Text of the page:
"Any girl can be glamorous. All she has to do is stand still and look stupid." --Hedy Lamarr
Hedy Lamarr defied the Hollywood actress stereotype by co-inventing a communications system for torpedoes that demonstrated a technology that is the basis of much of modern military communications, cellular phones, and Internet access.
Hedy Lamarr was born in Vienna to a banker and concert pianist in 1914 as Hedwig Eva Maria Kiesler. She studied graphic arts at a private school. She dreamed of becoming an actress and in 1932 she got her break by her scandalous lead role in Ecstasy. Following her success as an actress she married Fritz Mandl, a wealthy Viennese munitions manufacturer. Mandl gave her everything she wanted except freedom. He even attempted to buy up every copy of Ecstasy. Despite his restrictive treatment, she was expected to entertain his Nazi weapons customers. It was here that she developed her hatred of Nazis. In 1937 she divorced him and went to London.
In London, Louis Mayer, the second M in MGM Studios, signed her under the condition that she change her scandalous name. This was when she changed her name from Kiesler to Lamarr. During the early 40s Lamarr created a new feminine ideal: the elegant, dark-haired beauty. She became a cultural icon starring in Algiers, The Ziegfield Girls, and Lady of the Tropics. However, she turned down roles in Casablanca and Gaslight. In the mid-1940s her film career slowed although she still starred in a few films such as Samson and Delilah. Her image inspired Catwoman in the original Batman comic book series as well as the CorelDRAW 8 logo. Her career was ended partly by her arrest for shoplifting makeup in 1966. Today she lives a secluded life in Miami, Florida.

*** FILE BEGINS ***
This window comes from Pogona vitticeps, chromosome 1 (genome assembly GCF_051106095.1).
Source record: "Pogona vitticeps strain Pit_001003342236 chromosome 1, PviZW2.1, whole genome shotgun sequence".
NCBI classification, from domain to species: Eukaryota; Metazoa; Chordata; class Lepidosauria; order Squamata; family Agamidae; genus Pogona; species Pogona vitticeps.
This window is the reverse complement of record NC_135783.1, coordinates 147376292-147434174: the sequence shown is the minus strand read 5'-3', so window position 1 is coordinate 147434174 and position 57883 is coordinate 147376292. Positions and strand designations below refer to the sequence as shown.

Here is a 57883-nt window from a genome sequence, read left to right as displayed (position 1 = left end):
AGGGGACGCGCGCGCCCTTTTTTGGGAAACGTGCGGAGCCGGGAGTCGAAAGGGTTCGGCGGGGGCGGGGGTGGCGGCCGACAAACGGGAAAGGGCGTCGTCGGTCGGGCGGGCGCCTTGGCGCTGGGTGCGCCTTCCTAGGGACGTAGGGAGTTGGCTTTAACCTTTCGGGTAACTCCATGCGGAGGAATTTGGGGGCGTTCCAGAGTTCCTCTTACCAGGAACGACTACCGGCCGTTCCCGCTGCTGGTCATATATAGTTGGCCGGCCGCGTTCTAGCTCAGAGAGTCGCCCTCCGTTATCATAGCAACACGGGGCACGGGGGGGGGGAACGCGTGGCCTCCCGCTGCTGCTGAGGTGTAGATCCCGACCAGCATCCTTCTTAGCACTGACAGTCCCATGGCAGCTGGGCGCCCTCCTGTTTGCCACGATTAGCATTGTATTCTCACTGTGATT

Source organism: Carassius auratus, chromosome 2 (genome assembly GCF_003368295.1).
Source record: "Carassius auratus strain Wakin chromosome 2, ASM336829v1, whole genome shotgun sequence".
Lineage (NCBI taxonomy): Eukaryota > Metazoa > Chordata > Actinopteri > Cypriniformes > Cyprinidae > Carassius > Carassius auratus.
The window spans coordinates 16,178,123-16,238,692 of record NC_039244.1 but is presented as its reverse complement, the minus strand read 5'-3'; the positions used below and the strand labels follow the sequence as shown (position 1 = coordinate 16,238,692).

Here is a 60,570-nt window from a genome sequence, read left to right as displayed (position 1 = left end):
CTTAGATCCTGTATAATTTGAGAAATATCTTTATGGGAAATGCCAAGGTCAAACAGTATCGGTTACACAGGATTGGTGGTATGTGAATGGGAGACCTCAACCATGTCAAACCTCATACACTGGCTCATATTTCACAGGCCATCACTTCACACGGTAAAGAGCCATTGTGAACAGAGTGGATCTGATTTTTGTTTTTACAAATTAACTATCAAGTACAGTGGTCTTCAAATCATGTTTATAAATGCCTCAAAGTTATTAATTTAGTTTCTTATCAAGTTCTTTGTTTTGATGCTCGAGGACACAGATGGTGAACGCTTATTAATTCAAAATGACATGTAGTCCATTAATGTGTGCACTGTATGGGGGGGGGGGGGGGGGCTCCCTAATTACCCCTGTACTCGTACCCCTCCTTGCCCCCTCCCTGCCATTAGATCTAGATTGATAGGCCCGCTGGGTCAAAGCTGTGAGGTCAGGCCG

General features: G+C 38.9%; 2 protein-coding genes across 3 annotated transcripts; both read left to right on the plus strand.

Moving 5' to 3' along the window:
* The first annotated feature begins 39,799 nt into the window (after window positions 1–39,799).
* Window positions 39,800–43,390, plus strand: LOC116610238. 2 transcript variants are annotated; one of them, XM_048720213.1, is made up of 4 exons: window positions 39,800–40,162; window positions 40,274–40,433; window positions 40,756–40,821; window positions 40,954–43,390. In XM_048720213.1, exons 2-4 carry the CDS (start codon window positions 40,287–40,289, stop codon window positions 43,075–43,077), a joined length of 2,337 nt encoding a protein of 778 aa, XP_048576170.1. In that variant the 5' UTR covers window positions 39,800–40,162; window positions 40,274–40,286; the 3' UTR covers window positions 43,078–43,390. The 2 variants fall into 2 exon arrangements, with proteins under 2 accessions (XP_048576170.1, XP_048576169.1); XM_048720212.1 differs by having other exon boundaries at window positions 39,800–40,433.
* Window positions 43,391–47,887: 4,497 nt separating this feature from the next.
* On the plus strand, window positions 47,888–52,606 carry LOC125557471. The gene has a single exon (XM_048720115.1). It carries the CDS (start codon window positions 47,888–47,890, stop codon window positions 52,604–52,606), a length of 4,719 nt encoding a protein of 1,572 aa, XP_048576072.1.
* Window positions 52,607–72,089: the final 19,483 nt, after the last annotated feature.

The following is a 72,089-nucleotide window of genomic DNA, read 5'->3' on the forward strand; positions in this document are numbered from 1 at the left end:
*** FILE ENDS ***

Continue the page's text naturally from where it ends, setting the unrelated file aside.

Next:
Her life was not all about Hollywood. While married to Mandl, she had learned about the need to control torpedoes to improve their efficacy. While at a party in Hollywood, she met George Antheil, an avant garde composer, and discussed her idea of controlling torpedoes with him. A torpedo can't be controlled by a wire trailing behind it because the wire would have to be too long. If the torpedo is controlled by radio, the enemy could simply jam the frequency. So Lamarr proposed "hopping" from one frequency to another continuously. Antheil contributed a way to keep the torpedo and the ship synchronized to hop to the same frequencies using piano player rolls as he had done to synchronize 16 pianos in his Ballet Mechanique. With the help of an electrical engineer, they devised a system of 88 frequencies, the same number of notes a piano has, which the torpedo and the ship would hop between in the same synchronized pattern using a piano player rolls to store the common pattern. They received a patent for their invention, but gave it to the military to help the war effort. Lamarr offered her help in inventing further aids to the military, but was told that she could help the war effort best in Hollywood. It is said that she raised six million dollars in one evening by giving a kiss to everyone who bought a war savings bond. While the invention received some very positive reviews, the military did not develop the technology immediately. Only later did the military recognized the value of frequency hopping and realized that Lamarr had invented it years before. Frequency hopping was used extensively during the Cuban Missile Crisis to maintain secure communications between American ships enforcing the blockade of Cuba. Today spread spectrum communications such as frequency hopping is used in most military and diplomatic communciations as well as the international GSM cellular telephone network.
Hedy Lamarr contributed both to America's cultural heritage and technological advancement. She showed that beauty does not preclude intelligence.